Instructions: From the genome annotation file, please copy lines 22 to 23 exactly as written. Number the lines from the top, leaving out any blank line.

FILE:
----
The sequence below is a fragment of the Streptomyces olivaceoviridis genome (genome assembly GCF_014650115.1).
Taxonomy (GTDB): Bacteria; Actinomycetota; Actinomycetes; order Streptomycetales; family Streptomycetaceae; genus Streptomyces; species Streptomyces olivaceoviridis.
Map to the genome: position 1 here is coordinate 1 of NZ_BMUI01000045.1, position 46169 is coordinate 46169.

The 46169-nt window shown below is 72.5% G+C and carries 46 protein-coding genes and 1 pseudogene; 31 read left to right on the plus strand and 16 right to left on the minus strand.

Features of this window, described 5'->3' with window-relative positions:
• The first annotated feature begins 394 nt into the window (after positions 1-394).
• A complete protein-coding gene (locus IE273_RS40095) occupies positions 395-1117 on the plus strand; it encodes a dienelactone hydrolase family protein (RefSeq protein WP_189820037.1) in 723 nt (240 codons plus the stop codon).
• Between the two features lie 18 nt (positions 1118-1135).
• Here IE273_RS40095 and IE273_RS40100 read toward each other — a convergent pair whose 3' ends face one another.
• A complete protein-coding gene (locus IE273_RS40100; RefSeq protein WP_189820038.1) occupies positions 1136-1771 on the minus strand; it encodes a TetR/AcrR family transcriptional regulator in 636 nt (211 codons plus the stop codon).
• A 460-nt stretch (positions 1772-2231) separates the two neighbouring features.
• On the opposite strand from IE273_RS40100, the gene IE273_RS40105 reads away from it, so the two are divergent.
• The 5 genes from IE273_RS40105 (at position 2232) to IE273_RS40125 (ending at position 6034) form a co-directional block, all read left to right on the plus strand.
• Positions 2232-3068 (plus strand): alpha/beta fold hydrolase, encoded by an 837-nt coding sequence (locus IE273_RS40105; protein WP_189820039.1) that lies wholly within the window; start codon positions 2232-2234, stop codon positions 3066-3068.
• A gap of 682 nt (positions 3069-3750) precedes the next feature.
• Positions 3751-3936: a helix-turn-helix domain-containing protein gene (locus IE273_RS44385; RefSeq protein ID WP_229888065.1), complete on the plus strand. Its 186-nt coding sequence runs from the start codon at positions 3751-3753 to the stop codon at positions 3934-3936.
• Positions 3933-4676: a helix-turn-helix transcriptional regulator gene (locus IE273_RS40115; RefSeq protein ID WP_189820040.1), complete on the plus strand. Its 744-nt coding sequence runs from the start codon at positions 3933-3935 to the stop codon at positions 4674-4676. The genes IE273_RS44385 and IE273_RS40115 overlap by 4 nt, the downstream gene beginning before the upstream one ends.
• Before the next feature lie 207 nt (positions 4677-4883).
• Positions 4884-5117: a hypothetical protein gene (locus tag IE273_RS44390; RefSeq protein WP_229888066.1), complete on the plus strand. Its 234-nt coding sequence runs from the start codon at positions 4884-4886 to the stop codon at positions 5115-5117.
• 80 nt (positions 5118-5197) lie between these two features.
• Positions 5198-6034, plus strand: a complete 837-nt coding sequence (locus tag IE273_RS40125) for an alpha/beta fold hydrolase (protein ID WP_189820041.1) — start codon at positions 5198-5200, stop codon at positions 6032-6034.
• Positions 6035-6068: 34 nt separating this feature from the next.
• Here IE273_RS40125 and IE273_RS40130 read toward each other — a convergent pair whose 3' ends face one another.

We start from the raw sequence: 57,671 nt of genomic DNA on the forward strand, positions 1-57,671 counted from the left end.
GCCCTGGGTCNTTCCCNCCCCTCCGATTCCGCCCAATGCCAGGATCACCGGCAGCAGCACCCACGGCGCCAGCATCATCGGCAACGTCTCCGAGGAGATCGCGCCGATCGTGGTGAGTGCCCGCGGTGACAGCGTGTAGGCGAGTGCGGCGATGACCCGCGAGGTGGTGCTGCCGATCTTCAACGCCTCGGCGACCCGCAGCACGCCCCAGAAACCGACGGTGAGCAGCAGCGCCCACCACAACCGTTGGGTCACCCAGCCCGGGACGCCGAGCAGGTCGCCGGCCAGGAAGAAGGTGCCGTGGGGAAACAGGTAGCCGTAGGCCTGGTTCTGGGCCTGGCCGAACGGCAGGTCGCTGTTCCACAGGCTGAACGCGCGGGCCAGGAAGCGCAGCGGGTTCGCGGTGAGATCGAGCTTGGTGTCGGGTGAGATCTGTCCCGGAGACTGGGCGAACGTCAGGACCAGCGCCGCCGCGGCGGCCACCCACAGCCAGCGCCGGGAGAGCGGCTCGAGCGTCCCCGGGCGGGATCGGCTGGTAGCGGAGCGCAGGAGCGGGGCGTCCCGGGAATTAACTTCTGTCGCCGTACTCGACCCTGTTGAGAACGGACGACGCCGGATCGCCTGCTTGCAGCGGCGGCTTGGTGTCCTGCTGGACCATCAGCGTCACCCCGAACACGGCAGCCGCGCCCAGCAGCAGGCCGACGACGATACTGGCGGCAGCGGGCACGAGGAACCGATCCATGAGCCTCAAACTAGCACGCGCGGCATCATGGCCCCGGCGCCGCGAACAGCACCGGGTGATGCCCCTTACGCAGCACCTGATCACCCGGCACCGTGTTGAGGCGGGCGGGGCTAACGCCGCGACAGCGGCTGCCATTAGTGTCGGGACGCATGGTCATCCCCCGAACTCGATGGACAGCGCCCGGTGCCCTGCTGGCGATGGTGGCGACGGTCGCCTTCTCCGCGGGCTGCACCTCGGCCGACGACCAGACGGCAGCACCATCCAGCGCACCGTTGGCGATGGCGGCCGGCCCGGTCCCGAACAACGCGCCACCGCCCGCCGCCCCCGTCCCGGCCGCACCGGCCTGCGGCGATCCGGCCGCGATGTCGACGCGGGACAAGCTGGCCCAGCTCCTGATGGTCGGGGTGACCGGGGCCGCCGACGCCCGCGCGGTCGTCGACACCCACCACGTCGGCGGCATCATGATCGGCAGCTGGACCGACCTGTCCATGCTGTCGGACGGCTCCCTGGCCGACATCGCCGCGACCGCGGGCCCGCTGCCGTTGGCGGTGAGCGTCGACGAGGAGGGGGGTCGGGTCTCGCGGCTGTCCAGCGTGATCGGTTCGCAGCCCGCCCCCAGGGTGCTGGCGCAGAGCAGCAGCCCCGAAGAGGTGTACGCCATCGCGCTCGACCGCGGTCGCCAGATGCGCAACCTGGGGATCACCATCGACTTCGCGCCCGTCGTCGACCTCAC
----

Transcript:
• Positions 6035-6068: 34 nt separating this feature from the next.
• Here IE273_RS40125 and IE273_RS40130 read toward each other — a convergent pair whose 3' ends face one another.